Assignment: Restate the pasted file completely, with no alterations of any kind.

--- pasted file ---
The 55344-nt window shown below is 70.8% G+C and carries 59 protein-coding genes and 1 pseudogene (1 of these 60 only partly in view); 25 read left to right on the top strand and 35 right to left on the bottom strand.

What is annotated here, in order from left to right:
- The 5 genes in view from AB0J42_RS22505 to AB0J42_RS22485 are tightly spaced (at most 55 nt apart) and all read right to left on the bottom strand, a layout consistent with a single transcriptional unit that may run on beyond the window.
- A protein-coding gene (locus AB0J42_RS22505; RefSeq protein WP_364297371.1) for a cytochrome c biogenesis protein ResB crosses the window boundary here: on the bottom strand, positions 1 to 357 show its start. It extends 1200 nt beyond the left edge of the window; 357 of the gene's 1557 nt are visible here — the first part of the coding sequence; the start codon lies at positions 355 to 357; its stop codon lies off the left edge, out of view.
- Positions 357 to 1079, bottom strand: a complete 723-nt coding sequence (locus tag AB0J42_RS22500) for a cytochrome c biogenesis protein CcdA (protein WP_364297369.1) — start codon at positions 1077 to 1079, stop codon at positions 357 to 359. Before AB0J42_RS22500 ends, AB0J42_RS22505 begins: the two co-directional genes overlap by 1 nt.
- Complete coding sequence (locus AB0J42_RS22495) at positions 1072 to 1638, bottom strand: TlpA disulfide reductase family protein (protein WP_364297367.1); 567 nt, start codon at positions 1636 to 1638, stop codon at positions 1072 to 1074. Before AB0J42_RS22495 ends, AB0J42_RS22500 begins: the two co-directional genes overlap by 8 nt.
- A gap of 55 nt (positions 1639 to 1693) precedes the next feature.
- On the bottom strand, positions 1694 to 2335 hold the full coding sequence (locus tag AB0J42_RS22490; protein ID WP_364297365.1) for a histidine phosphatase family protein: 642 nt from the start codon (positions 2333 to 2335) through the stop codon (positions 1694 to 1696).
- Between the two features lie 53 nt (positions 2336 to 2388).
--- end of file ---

The 55344-nt window shown below is 70.8% G+C and carries 59 protein-coding genes and 1 pseudogene (1 of these 60 only partly in view); 25 read left to right on the top strand and 35 right to left on the bottom strand.

What is annotated here, in order from left to right:
- The 5 genes in view from AB0J42_RS22505 to AB0J42_RS22485 are tightly spaced (at most 55 nt apart) and all read right to left on the bottom strand, a layout consistent with a single transcriptional unit that may run on beyond the window.
- A protein-coding gene (locus AB0J42_RS22505; RefSeq protein WP_364297371.1) for a cytochrome c biogenesis protein ResB crosses the window boundary here: on the bottom strand, positions 1 to 357 show its start. It extends 1200 nt beyond the left edge of the window; 357 of the gene's 1557 nt are visible here — the first part of the coding sequence; the start codon lies at positions 355 to 357; its stop codon lies off the left edge, out of view.
- Positions 357 to 1079, bottom strand: a complete 723-nt coding sequence (locus tag AB0J42_RS22500) for a cytochrome c biogenesis protein CcdA (protein WP_364297369.1) — start codon at positions 1077 to 1079, stop codon at positions 357 to 359. Before AB0J42_RS22500 ends, AB0J42_RS22505 begins: the two co-directional genes overlap by 1 nt.
- Complete coding sequence (locus AB0J42_RS22495) at positions 1072 to 1638, bottom strand: TlpA disulfide reductase family protein (protein WP_364297367.1); 567 nt, start codon at positions 1636 to 1638, stop codon at positions 1072 to 1074. Before AB0J42_RS22495 ends, AB0J42_RS22500 begins: the two co-directional genes overlap by 8 nt.
- A gap of 55 nt (positions 1639 to 1693) precedes the next feature.
- On the bottom strand, positions 1694 to 2335 hold the full coding sequence (locus tag AB0J42_RS22490; protein ID WP_364297365.1) for a histidine phosphatase family protein: 642 nt from the start codon (positions 2333 to 2335) through the stop codon (positions 1694 to 1696).
- Between the two features lie 53 nt (positions 2336 to 2388).